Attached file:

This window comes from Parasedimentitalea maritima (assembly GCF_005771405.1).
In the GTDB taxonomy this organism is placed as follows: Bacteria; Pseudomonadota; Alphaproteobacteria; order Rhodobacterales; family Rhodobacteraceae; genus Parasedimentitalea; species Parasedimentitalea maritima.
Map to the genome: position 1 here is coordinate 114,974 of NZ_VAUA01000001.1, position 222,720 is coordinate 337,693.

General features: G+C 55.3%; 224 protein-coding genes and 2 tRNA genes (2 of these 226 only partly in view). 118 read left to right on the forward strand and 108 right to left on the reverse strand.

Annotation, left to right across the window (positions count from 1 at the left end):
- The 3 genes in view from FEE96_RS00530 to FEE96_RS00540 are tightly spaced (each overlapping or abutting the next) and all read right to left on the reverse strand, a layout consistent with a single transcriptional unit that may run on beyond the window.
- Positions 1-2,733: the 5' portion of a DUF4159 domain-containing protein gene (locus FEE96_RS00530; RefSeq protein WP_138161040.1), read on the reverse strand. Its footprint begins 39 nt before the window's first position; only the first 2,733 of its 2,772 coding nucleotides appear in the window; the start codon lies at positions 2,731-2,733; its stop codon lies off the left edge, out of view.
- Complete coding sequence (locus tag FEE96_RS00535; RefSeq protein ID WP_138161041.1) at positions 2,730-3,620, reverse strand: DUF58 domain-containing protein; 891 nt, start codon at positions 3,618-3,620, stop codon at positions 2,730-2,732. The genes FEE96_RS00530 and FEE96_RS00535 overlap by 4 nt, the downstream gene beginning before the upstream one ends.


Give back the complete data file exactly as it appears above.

This window comes from Parasedimentitalea maritima (assembly GCF_005771405.1).
In the GTDB taxonomy this organism is placed as follows: Bacteria; Pseudomonadota; Alphaproteobacteria; order Rhodobacterales; family Rhodobacteraceae; genus Parasedimentitalea; species Parasedimentitalea maritima.
Map to the genome: position 1 here is coordinate 114,974 of NZ_VAUA01000001.1, position 222,720 is coordinate 337,693.

General features: G+C 55.3%; 224 protein-coding genes and 2 tRNA genes (2 of these 226 only partly in view). 118 read left to right on the forward strand and 108 right to left on the reverse strand.

Annotation, left to right across the window (positions count from 1 at the left end):
- The 3 genes in view from FEE96_RS00530 to FEE96_RS00540 are tightly spaced (each overlapping or abutting the next) and all read right to left on the reverse strand, a layout consistent with a single transcriptional unit that may run on beyond the window.
- Positions 1-2,733: the 5' portion of a DUF4159 domain-containing protein gene (locus FEE96_RS00530; RefSeq protein WP_138161040.1), read on the reverse strand. Its footprint begins 39 nt before the window's first position; only the first 2,733 of its 2,772 coding nucleotides appear in the window; the start codon lies at positions 2,731-2,733; its stop codon lies off the left edge, out of view.
- Complete coding sequence (locus tag FEE96_RS00535; RefSeq protein ID WP_138161041.1) at positions 2,730-3,620, reverse strand: DUF58 domain-containing protein; 891 nt, start codon at positions 3,618-3,620, stop codon at positions 2,730-2,732. The genes FEE96_RS00530 and FEE96_RS00535 overlap by 4 nt, the downstream gene beginning before the upstream one ends.